Maybe you’re sick to death of social media. Jackie Wright of Rainmaker Communications told me awhile back over coffee, “We get what it is – we just want to hear case studies now about how to apply it.”
I’ve found there are 3 types of social media books – the high level, extremely theoretical (which has its value), the ones whose covers promise a lot but turn out to be mostly platitudes and not much practical advice, and a 3rd category that covers the topic comprehensively with a theoretical point of view and a detailed roadmap point of view.
Anyone writing a book on social media will have a tough time in their book proposal explaining how their book on strategy could possibly be different from Liana Evans’ new book, “Social Media Marketing,” or how it would advance the knowledge available on the topic. She has really created a thorough piece of work, and it’s also the first book I’ve seen that includes a critical section on the importance of involving your legal team from the very beginning. As I’ve blogged before, the legal dept. can be an unwitting roadblock to your communication efforts unless you partner with them.
I think Li explains best in her introduction what the goal of the book is about: “I’ve written this book to give any marketer, novice, or expert a deeper look into the realm of social media marketing. So much has been touted, preached, and hoisted up on a pedestal as things marketers or companies should be doing, it’s hard to believe what’s true and what isn’t. This book can be your guide from beginning to end in understanding what’s hype and what’s not. For making the case of whether or not you should be actively engaging in social media, to putting the pieces together to plan a successful social media marketing strategy.”
It’s a helpful book in determining whether a particular client of yours should implement social media as part of their marketing strategy, as well as a guide to how you should roll it out. It’s a very strategic book, but it includes the tactical how-to and background information as well.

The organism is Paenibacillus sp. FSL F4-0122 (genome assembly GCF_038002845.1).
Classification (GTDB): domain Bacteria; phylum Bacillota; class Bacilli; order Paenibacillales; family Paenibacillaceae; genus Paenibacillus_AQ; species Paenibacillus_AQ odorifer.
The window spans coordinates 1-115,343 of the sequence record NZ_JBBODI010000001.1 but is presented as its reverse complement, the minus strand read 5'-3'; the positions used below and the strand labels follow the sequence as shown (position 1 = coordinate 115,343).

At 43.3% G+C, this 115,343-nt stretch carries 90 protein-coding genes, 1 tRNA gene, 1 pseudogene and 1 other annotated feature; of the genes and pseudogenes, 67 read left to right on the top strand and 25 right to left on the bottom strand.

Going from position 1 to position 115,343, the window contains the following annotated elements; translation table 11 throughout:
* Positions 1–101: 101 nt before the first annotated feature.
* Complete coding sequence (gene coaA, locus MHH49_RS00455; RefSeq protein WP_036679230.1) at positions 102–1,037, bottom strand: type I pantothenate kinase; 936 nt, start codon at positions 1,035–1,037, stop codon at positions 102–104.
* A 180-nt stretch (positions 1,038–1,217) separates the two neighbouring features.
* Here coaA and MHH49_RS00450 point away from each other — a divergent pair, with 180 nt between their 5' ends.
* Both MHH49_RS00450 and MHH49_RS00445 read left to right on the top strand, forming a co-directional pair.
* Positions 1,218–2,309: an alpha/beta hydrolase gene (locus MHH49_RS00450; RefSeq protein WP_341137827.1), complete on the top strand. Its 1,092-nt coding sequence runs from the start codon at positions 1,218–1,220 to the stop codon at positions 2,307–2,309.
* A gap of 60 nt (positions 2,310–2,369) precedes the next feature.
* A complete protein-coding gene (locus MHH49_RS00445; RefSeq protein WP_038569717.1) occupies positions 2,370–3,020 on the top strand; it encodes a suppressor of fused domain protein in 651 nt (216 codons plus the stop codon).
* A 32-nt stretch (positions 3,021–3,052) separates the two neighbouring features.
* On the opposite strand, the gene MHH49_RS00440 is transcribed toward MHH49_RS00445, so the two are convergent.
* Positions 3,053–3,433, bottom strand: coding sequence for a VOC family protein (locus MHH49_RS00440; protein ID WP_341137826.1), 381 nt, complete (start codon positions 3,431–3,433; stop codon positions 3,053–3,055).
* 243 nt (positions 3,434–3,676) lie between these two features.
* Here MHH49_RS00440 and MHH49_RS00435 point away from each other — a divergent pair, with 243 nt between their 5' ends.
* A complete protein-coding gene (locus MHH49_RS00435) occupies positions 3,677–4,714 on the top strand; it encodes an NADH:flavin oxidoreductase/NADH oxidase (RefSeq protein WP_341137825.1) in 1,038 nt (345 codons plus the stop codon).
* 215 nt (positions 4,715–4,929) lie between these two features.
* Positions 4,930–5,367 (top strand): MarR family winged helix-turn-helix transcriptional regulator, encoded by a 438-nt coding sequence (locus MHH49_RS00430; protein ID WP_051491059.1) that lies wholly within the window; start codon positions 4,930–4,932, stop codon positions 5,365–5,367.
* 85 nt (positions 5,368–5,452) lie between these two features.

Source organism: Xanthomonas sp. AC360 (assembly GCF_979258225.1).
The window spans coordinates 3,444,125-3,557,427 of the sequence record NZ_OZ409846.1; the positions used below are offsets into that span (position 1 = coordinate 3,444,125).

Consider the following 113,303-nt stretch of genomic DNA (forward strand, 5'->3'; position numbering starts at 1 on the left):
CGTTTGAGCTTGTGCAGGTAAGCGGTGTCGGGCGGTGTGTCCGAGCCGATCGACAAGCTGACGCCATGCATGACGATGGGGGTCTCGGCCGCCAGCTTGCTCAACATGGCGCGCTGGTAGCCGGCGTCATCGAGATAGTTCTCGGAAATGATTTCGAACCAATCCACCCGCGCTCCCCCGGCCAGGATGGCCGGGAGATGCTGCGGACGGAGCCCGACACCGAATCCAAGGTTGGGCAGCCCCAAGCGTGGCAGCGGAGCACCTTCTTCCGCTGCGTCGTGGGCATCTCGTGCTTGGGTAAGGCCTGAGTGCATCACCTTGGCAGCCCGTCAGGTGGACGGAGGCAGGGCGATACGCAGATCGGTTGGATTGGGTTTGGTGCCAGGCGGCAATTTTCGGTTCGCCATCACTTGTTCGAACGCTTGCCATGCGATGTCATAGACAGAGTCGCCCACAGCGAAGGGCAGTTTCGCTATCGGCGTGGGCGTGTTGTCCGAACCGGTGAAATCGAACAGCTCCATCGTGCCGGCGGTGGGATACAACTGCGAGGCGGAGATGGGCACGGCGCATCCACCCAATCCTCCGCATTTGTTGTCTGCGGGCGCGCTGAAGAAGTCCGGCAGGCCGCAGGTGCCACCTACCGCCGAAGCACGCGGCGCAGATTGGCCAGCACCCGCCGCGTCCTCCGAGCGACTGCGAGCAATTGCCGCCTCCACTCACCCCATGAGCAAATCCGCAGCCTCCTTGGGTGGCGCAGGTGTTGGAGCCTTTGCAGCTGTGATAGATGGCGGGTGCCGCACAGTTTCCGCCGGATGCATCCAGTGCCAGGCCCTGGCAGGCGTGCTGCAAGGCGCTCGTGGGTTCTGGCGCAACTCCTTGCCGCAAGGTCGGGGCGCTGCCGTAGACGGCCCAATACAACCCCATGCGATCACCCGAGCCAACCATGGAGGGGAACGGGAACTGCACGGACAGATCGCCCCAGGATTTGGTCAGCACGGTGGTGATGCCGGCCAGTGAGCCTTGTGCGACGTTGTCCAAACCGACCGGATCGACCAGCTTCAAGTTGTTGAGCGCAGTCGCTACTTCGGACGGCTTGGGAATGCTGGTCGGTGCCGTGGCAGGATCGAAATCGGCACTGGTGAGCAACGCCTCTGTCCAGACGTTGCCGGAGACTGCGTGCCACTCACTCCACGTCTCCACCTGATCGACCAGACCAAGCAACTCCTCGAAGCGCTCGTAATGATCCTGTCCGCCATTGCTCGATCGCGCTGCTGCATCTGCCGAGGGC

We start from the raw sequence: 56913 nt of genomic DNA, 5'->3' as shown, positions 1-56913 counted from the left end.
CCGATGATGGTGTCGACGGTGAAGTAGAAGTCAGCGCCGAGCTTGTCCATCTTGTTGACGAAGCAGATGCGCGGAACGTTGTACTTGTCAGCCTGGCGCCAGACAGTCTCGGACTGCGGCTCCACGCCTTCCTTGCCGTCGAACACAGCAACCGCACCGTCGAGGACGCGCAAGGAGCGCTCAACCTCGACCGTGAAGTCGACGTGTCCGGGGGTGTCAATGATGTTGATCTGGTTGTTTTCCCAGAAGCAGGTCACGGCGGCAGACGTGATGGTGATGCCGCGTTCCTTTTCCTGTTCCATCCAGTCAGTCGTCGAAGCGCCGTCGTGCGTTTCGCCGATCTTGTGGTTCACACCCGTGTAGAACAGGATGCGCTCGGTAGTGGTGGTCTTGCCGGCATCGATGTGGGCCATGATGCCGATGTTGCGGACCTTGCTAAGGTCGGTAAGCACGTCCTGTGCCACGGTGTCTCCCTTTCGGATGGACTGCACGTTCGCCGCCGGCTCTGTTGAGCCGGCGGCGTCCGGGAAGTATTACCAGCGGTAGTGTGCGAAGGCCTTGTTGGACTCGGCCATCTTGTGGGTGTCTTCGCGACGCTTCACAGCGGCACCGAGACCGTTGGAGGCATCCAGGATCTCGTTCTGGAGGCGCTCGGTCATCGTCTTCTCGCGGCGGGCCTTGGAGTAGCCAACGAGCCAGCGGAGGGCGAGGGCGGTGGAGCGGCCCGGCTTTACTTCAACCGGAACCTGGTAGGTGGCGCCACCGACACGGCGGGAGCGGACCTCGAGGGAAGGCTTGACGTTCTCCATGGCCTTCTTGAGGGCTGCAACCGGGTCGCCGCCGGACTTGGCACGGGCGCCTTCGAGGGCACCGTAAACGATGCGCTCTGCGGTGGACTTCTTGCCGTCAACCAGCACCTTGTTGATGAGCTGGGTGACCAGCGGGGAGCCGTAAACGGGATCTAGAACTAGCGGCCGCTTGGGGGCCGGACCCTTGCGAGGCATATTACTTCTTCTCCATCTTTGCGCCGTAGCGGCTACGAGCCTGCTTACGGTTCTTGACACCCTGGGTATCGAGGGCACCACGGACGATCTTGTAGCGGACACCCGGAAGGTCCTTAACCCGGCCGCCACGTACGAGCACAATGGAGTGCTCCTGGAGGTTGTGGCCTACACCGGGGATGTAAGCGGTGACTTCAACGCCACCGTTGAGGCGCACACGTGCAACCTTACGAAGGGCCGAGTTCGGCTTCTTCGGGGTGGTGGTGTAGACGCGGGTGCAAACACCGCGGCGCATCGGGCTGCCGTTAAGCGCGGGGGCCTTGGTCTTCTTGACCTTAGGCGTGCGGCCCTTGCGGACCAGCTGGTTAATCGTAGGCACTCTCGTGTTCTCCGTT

One of her mantras is knowing your audience and doing research on the demographic, and finding out where your audience is. I’m working with a client now to convince them that the upfront research is critical. Their default opinion is just to use social media and press releases as broadcast tools, without really knowing whether their targeted customers are on a particular social network. I will be using Li’s book as validation of my instincts and as printed reference to build my case (if it’s in print, it must be true – or at least, it carries a lot of clout! tongue-in-cheek).
She spends a good deal of time explaining why it’s a mistake to think you can avoid negative things by staying out of social media. We all know we need to be aware of the conversations so we can address them, and Li explains it very articulately. When you come to the community, too, she says, be prepared to add value. Community members want a conversation about the brands they love, not to listen to the same messages they get in brochures and TV. Social communities are a niche, and people choose to be there. Therefore, your approach must be unique to that community – this is exactly what I tell my clients. Just because a customer knows your history does not mean they know your brand. Lots of good quotable assertions are in this book.
As I write this, I’m looking at “Guerilla Marketing Excellence” on my bookshelf in my office. Written by Jay Conrad Levinson, it was one of THE books about marketing in the 90s. Times have changed. While I’m sure it contains a lot of advice that is still germane, if you want to be relevant today, you and your clients need to understand a practical roadmap to how social media should be integrated with your marketing.
I think I also liked the book also because she was one of the few people who agrees with me about Seth Godin. (see p. 243!). As you probably know, he does not allow comments on his blog, thus she doesn’t feel it’s a true conversation. He is just broadcasting information which too many people seem to scoop up, turn around and offer their own followers. (The last is my take, not her phrasing). I don’t want to slam him (I’m sure he’d be great to have coffee with) and I know he has explained on his site why he doesn’t take comments, but still….the one-way dialogue hits me the wrong way…
The only pushback I have on the author are the occasional references – not very complimentary – to PR agencies. To wit, “On a general level, most marketing firms or PR agencies tend to look at social media sites as marketing tactics instead of parts of an entire social media strategy… they think it’s about pushing out another press release, commercial on YouTube, or free coupon to try your product.” Another — ” If you’re working with classic public relations firms, their idea of social media might be e-mailing your press release to a bunch of bloggers or journalists with the hope that someone will care.” Li, Li, come back to us! Come to Phoenix! We have a pretty good group here of enlightened agencies.
Thanks to Que Publishing’s publicity team for bringing this book to my attention. From time to time I receive pitches from book publicity agents, and I was dubious about this one because it seemed like a broad topic that had already been done to death. I was wrong!Tweet
the rumors are true (@ Neighbor from the 90′s)...
Sorry to see you go. avic-x920bt
First the Space Shuttle program and now this???? OH NO!...
I think it’s really funny that Jason donates money...
Sad to see you go Mr Len… been a great ride
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